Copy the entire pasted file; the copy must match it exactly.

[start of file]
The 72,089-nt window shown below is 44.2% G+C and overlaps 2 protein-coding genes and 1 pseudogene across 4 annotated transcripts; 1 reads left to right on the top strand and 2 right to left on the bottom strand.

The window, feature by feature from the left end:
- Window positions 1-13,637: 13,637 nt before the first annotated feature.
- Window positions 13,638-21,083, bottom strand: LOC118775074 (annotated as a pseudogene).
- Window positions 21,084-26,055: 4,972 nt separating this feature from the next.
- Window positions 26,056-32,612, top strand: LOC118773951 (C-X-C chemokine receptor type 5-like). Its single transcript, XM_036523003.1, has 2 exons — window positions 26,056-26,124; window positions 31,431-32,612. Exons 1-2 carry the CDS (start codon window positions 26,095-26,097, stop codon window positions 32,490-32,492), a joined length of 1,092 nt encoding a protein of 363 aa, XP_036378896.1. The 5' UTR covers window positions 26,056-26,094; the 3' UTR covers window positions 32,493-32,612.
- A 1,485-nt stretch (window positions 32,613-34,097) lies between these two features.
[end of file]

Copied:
The 72,089-nt window shown below is 44.2% G+C and overlaps 2 protein-coding genes and 1 pseudogene across 4 annotated transcripts; 1 reads left to right on the top strand and 2 right to left on the bottom strand.

The window, feature by feature from the left end:
- Window positions 1-13,637: 13,637 nt before the first annotated feature.
- Window positions 13,638-21,083, bottom strand: LOC118775074 (annotated as a pseudogene).
- Window positions 21,084-26,055: 4,972 nt separating this feature from the next.
- Window positions 26,056-32,612, top strand: LOC118773951 (C-X-C chemokine receptor type 5-like). Its single transcript, XM_036523003.1, has 2 exons — window positions 26,056-26,124; window positions 31,431-32,612. Exons 1-2 carry the CDS (start codon window positions 26,095-26,097, stop codon window positions 32,490-32,492), a joined length of 1,092 nt encoding a protein of 363 aa, XP_036378896.1. The 5' UTR covers window positions 26,056-26,094; the 3' UTR covers window positions 32,493-32,612.
- A 1,485-nt stretch (window positions 32,613-34,097) lies between these two features.